In 30 minutes we had $40 in cash and at least $60 in personal checks. We dropped the checks in a trash can and went shopping. I purchased the latest from Lynyrd Skynyrd and the Charlie Daniels Band, went home, placed my head between two speakers and rocked. But along with the music came an oozing sense of dread. I had gotten away with a mini-heist and wondered why I didn't feel more guilty.
Eventually I got tired of Southern rock, and the albums were forgotten. I went on with my life. My best pal and I started hanging with different crowds in high school. I went on to college and entered a new world. And I met Linda, the only person to whom I've ever written a fan letter.
Linda was a regular columnist for our college rag at Southwest Texas State University when I first met her on paper. She was funny, and I sent a goofy letter complimenting her writing. I wondered if Linda thought I was weird.
We ran into each other off and on, but the letter was never mentioned. I was only on the fringe of the journalism crowd, and she didn't go to fraternity parties, so we didn't have a lot in common. My most distinct college memory of her was the night she and I were inducted into the Society of Professional Journalists. It was a boring event we attended only to add to our resumes, but Linda made it lively by following the rules of raucous frivolity. She told jokes and drank the guys under the table. This was one newspaper person to whom I could relate. Semesters passed. I was elected president of my fraternity; Linda became newspaper editor, following in the footsteps of some guy named Lyndon Johnson.
More years elapsed, and I was one of the few SWT journalism grads I knew still trying to work in the field. I lived in a small town, worked long hours for a weekly newspaper and drove a Volkswagen Beetle with a terminal oil leak to Austin on weekends to party with friends. I heard Linda was at a mid-size daily and looked her up. Linda gave my name to her boss, a guy whose existence proved positively that alien life forms do exist, but their movements are too slow to be detected by the human eye.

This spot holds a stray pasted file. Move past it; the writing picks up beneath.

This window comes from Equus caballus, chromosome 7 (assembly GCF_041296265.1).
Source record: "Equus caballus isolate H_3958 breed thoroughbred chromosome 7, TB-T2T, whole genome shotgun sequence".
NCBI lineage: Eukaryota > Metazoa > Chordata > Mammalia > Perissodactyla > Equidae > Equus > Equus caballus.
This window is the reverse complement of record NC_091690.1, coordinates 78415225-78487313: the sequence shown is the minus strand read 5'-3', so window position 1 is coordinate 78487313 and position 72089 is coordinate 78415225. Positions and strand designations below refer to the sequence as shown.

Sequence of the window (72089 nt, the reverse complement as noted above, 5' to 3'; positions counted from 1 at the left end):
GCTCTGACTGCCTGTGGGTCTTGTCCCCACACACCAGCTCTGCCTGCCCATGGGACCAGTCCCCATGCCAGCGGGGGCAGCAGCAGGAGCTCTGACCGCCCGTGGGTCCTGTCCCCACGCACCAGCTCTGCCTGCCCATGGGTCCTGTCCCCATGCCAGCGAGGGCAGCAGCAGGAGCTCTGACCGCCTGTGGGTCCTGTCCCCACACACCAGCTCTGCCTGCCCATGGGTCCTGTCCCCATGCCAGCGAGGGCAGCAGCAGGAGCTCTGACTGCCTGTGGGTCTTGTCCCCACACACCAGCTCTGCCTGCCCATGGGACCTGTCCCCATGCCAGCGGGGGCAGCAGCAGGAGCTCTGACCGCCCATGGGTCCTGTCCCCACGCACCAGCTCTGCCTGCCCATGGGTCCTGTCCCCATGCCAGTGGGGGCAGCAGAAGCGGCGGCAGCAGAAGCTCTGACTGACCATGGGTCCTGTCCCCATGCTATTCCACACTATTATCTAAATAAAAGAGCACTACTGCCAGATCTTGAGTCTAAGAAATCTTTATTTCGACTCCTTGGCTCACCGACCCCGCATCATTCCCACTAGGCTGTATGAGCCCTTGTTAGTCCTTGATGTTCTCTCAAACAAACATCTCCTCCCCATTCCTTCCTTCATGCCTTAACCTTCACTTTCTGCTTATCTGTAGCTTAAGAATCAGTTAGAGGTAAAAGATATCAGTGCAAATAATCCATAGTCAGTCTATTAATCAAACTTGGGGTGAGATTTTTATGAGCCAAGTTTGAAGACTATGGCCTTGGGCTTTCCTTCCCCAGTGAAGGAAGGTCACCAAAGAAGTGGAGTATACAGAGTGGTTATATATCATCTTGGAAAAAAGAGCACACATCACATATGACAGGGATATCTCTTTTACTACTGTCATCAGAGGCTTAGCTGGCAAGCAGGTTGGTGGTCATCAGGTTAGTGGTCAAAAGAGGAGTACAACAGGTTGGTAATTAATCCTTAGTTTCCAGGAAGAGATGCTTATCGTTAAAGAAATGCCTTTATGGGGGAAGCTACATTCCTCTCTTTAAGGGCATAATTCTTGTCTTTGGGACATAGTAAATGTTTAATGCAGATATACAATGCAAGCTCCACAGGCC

I saw Linda again at my job interview, and she looked the same -- dressed in black, smelling of a recently smoked cigarette. I didn't get hired then, but a few months later I got a call offering me a different job: Linda's. It seemed she'd upset the town's mayor, who had pressured the paper into reassigning her. When she was informed of the lateral move, Linda suggested me as her replacement at city hall. I later learned that such selfless acts were the norm for her.
Linda trained me in the new job and took me under her wing in those first few weeks. During slow times in the newsroom, she and I wrote fake newspaper stories about how our bosses had died in grisly "accidents." When she left to work in medical public relations, Linda bequeathed to me the long computer file of humorous and vile stories (famous quote from that slow-moving editor -- " .").